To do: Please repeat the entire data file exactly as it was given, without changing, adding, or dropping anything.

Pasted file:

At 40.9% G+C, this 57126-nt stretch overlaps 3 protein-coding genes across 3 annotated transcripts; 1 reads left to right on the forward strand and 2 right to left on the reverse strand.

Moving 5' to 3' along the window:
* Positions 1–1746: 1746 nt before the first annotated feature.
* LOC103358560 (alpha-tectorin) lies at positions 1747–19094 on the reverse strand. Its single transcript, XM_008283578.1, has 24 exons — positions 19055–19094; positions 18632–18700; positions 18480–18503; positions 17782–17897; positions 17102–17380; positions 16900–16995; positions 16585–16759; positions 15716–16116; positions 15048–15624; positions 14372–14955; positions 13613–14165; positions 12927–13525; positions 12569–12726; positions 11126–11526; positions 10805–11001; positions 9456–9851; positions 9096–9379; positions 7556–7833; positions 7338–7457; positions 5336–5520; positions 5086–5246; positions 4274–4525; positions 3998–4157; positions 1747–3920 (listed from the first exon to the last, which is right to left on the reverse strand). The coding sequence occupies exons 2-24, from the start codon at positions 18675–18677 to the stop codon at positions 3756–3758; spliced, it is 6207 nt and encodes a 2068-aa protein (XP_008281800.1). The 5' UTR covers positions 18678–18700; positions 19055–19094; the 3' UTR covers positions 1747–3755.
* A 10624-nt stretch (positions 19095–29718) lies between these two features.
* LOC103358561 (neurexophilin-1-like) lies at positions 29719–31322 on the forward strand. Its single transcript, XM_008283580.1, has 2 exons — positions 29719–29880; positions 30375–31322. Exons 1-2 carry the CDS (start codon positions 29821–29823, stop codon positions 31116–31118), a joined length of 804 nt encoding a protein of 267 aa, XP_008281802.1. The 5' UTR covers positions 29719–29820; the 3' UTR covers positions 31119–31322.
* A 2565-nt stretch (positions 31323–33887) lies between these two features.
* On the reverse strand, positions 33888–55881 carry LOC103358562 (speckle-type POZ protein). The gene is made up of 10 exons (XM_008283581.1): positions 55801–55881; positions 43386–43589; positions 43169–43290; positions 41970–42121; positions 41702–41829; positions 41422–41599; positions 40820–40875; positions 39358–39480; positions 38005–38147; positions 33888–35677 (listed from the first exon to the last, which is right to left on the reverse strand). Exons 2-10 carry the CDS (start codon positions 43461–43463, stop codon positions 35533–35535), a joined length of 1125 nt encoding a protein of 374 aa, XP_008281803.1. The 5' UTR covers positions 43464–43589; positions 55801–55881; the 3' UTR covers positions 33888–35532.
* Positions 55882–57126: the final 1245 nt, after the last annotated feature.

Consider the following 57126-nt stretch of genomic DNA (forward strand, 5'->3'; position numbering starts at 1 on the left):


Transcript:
At 40.9% G+C, this 57126-nt stretch overlaps 3 protein-coding genes across 3 annotated transcripts; 1 reads left to right on the forward strand and 2 right to left on the reverse strand.

Moving 5' to 3' along the window:
* Positions 1–1746: 1746 nt before the first annotated feature.
* LOC103358560 (alpha-tectorin) lies at positions 1747–19094 on the reverse strand. Its single transcript, XM_008283578.1, has 24 exons — positions 19055–19094; positions 18632–18700; positions 18480–18503; positions 17782–17897; positions 17102–17380; positions 16900–16995; positions 16585–16759; positions 15716–16116; positions 15048–15624; positions 14372–14955; positions 13613–14165; positions 12927–13525; positions 12569–12726; positions 11126–11526; positions 10805–11001; positions 9456–9851; positions 9096–9379; positions 7556–7833; positions 7338–7457; positions 5336–5520; positions 5086–5246; positions 4274–4525; positions 3998–4157; positions 1747–3920 (listed from the first exon to the last, which is right to left on the reverse strand). The coding sequence occupies exons 2-24, from the start codon at positions 18675–18677 to the stop codon at positions 3756–3758; spliced, it is 6207 nt and encodes a 2068-aa protein (XP_008281800.1). The 5' UTR covers positions 18678–18700; positions 19055–19094; the 3' UTR covers positions 1747–3755.
* A 10624-nt stretch (positions 19095–29718) lies between these two features.
* LOC103358561 (neurexophilin-1-like) lies at positions 29719–31322 on the forward strand. Its single transcript, XM_008283580.1, has 2 exons — positions 29719–29880; positions 30375–31322. Exons 1-2 carry the CDS (start codon positions 29821–29823, stop codon positions 31116–31118), a joined length of 804 nt encoding a protein of 267 aa, XP_008281802.1. The 5' UTR covers positions 29719–29820; the 3' UTR covers positions 31119–31322.
* A 2565-nt stretch (positions 31323–33887) lies between these two features.
* On the reverse strand, positions 33888–55881 carry LOC103358562 (speckle-type POZ protein). The gene is made up of 10 exons (XM_008283581.1): positions 55801–55881; positions 43386–43589; positions 43169–43290; positions 41970–42121; positions 41702–41829; positions 41422–41599; positions 40820–40875; positions 39358–39480; positions 38005–38147; positions 33888–35677 (listed from the first exon to the last, which is right to left on the reverse strand). Exons 2-10 carry the CDS (start codon positions 43461–43463, stop codon positions 35533–35535), a joined length of 1125 nt encoding a protein of 374 aa, XP_008281803.1. The 5' UTR covers positions 43464–43589; positions 55801–55881; the 3' UTR covers positions 33888–35532.
* Positions 55882–57126: the final 1245 nt, after the last annotated feature.

Consider the following 57126-nt stretch of genomic DNA (forward strand, 5'->3'; position numbering starts at 1 on the left):